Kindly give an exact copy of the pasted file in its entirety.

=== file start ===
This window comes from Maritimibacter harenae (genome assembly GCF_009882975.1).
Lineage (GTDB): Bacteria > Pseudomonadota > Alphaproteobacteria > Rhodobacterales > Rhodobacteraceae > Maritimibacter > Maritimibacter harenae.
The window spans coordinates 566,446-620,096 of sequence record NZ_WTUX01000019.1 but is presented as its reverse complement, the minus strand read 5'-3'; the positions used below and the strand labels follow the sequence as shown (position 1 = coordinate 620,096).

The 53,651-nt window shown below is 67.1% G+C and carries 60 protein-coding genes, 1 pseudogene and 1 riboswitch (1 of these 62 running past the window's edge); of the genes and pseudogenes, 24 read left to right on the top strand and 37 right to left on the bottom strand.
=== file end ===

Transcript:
This window comes from Maritimibacter harenae (genome assembly GCF_009882975.1).
Lineage (GTDB): Bacteria > Pseudomonadota > Alphaproteobacteria > Rhodobacterales > Rhodobacteraceae > Maritimibacter > Maritimibacter harenae.
The window spans coordinates 566,446-620,096 of sequence record NZ_WTUX01000019.1 but is presented as its reverse complement, the minus strand read 5'-3'; the positions used below and the strand labels follow the sequence as shown (position 1 = coordinate 620,096).

The 53,651-nt window shown below is 67.1% G+C and carries 60 protein-coding genes, 1 pseudogene and 1 riboswitch (1 of these 62 running past the window's edge); of the genes and pseudogenes, 24 read left to right on the top strand and 37 right to left on the bottom strand.